A decade after its introduction, the vaccine for human papillomavirus has reduced the prevalence of this cancer-causing STD in teenage girls by nearly two-thirds. It’s an incredible success story, leading experts to question why HPV vaccinations aren’t more common in the United States.
Some strains of human papillomavirus (HPV) can cause cervical cancer, so you often hear about it as a ‘female’ sexually-transmitted infection. It’s not — it’s a human thing, and all humans can get infected. Here’s what happens when males get it.
The CDC first recommended the widespread use of the human papillomavirus (HPV) vaccine in 2007. Eight years later, only Virginia and Rhode Island have mandated that middle and secondary school students get it. Compared to the way other vaccines have been incorporated into state public health efforts, this is…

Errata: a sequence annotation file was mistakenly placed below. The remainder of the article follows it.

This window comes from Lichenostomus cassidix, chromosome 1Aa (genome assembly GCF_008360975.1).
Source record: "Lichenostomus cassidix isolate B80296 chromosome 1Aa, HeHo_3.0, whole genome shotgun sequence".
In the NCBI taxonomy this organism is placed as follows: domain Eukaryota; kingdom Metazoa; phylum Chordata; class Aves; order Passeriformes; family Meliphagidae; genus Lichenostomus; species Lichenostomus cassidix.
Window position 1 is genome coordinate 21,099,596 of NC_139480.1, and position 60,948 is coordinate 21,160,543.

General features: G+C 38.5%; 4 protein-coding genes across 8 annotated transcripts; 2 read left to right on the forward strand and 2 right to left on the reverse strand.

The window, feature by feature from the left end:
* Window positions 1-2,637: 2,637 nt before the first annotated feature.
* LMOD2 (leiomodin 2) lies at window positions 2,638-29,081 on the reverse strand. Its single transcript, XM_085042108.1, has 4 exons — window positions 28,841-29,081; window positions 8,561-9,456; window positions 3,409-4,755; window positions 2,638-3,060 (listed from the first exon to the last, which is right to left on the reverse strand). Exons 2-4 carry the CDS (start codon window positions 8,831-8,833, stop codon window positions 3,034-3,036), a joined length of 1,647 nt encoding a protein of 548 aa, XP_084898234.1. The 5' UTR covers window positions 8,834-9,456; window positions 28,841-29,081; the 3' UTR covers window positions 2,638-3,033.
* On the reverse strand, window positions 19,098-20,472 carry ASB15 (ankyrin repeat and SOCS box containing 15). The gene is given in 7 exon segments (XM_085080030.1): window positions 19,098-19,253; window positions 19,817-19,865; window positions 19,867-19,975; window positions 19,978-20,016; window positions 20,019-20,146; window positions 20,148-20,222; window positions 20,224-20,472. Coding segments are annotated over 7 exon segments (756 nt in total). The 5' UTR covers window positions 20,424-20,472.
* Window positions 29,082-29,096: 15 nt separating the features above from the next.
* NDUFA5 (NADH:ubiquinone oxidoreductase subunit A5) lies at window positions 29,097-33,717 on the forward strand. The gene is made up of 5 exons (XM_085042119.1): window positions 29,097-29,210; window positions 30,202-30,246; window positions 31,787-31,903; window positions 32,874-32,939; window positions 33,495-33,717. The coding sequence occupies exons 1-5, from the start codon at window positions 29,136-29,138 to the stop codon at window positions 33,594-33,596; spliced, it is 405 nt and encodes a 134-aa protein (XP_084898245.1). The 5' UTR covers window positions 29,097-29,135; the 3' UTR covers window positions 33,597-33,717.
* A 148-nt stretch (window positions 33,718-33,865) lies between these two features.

13-year-old Brit Tim Parker was named the Fastest Kid in the World, earlier this month, at the Kent-based (and unfortunately named) HPV Championships—which, in this case, stands for Human Powered Vehicle.